[8]
Nearby employees managed to life the bowl off Mr Ngarewa to free him. He was transported to hospital by ambulance as quickly as that could happen. 
[9]
Mr Ngarewa suffered a rib fracture, a small left central pneumothorax and a bruised lung. 
[10]
In cases of this nature, the purposes of denunciation, deterrence and accountability from s 7 Sentencing Act 2002 are given significance by a sentencing Court. In respect of the sentencing principles in s 8 Sentencing Act of particular relevance are the gravity and seriousness of the offending and impact on Mr Ngarewa. The Court is also required to take into account offers of putting matters right by the defendant and also the least restrictive sentencing options as is appropriate in the circumstances.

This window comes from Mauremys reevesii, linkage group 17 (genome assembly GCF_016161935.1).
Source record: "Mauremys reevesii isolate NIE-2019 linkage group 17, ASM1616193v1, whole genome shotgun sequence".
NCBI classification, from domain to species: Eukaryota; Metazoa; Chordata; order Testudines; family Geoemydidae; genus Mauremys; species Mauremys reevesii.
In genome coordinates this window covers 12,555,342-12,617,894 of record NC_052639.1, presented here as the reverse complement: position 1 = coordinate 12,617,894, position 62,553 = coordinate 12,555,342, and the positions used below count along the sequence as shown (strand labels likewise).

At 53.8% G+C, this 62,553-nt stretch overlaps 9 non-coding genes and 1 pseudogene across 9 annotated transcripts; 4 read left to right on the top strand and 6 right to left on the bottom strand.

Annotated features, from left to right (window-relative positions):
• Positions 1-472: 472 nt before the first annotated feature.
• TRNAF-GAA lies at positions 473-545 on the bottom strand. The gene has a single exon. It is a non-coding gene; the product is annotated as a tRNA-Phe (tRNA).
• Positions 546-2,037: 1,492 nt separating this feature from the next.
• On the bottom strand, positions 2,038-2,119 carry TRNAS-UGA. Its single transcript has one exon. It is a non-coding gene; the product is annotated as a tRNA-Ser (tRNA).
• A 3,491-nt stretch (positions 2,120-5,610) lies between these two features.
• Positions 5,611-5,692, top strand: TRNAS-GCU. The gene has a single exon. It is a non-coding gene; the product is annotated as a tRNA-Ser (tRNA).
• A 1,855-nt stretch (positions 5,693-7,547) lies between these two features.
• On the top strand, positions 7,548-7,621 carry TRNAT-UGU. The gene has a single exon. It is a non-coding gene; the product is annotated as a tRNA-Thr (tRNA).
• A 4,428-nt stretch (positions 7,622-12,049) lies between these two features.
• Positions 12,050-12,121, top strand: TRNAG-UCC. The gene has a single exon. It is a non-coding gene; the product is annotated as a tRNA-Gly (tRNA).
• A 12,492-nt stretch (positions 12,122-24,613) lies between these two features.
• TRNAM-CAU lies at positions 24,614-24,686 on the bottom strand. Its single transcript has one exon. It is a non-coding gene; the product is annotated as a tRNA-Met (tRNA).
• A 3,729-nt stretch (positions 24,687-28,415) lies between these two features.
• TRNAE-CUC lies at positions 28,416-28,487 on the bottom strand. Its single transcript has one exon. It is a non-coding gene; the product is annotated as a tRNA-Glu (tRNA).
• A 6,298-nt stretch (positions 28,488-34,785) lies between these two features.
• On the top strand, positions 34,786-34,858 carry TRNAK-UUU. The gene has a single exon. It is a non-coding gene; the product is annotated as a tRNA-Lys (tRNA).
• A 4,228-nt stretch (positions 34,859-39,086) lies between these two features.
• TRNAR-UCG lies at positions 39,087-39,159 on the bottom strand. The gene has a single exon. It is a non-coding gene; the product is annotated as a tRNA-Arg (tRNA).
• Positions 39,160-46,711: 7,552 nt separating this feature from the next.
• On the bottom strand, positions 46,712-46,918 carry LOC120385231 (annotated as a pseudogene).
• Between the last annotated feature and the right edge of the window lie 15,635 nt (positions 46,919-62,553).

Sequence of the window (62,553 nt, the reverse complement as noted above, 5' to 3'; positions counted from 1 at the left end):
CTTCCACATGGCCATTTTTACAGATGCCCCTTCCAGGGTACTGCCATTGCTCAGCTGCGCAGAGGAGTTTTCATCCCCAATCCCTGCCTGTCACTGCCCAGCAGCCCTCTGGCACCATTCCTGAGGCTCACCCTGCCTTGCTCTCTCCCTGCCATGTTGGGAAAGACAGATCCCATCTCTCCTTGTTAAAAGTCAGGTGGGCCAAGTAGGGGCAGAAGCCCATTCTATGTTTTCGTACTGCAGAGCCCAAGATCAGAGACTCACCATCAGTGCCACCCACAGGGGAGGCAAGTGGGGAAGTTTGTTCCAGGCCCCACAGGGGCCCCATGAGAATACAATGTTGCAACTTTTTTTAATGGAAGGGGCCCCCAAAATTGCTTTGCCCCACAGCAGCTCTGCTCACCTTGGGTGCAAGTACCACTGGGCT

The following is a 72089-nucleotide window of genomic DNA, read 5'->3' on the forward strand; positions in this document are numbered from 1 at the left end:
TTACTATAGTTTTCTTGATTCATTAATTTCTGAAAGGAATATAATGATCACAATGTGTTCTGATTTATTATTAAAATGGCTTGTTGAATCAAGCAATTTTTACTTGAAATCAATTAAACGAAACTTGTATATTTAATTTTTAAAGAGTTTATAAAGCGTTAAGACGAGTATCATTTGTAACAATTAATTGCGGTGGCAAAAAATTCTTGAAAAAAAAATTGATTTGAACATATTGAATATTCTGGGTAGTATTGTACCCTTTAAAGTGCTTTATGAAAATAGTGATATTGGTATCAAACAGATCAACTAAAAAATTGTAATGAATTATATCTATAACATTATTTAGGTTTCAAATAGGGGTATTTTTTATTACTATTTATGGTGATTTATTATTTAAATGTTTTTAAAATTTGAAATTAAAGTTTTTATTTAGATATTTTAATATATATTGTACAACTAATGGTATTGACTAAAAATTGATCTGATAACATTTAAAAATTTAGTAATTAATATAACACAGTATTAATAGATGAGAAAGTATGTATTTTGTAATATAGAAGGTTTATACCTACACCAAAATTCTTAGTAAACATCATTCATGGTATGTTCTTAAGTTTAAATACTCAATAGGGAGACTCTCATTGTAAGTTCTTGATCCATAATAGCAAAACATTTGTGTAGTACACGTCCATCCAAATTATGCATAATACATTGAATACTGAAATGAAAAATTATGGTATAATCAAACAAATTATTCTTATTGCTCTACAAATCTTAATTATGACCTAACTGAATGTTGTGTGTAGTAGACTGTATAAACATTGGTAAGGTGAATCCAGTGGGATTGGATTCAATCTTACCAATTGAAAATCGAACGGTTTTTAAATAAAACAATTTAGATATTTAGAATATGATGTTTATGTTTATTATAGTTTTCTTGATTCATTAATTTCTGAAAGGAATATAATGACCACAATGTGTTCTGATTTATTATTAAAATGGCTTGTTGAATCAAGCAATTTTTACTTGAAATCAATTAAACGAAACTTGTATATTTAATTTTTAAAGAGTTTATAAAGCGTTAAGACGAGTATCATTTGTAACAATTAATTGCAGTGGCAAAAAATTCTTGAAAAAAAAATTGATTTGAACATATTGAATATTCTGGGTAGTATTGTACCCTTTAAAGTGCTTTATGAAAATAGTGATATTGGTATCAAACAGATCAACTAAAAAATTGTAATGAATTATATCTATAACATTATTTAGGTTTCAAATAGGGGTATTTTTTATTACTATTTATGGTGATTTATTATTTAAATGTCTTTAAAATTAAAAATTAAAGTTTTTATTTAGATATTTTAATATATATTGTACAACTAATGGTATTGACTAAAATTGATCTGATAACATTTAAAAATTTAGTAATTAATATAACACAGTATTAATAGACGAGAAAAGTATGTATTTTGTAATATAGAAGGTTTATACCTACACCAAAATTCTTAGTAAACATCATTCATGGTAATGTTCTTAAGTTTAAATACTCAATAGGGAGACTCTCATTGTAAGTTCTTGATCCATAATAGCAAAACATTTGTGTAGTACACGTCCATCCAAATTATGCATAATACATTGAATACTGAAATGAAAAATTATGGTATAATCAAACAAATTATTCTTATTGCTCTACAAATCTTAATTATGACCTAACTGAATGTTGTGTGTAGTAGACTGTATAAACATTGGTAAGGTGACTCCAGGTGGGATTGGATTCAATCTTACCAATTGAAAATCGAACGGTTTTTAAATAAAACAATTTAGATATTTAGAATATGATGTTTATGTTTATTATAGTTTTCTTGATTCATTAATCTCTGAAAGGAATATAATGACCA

[11]
I must also have regard to consistency of sentencing levels as best that can be achieved when the facts applicable in each case are always going to be different. 
[12]
The leading case on the approach to sentencing in this area is Department of Labour v Hanham & Philp Contractors Limited & Anors1
| X |Footnote: 1
Department of Labour v Hanham & Philp Contractors Limited & Anors [2008] 6 NZELR 79 
where the full Court of a High Court reinforced that a proactive and preventative approach to accidents was required by the Act. 
[13]
Three steps are involved in the sentencing process. The first is an assessment of the amount of reparation. Then the Court is required to fix the amount of a fine and finally, an overall assessment of the proportionality and appropriateness of the total imposition of reparation and fine must be considered by the Court. 
Assessing quantum of reparation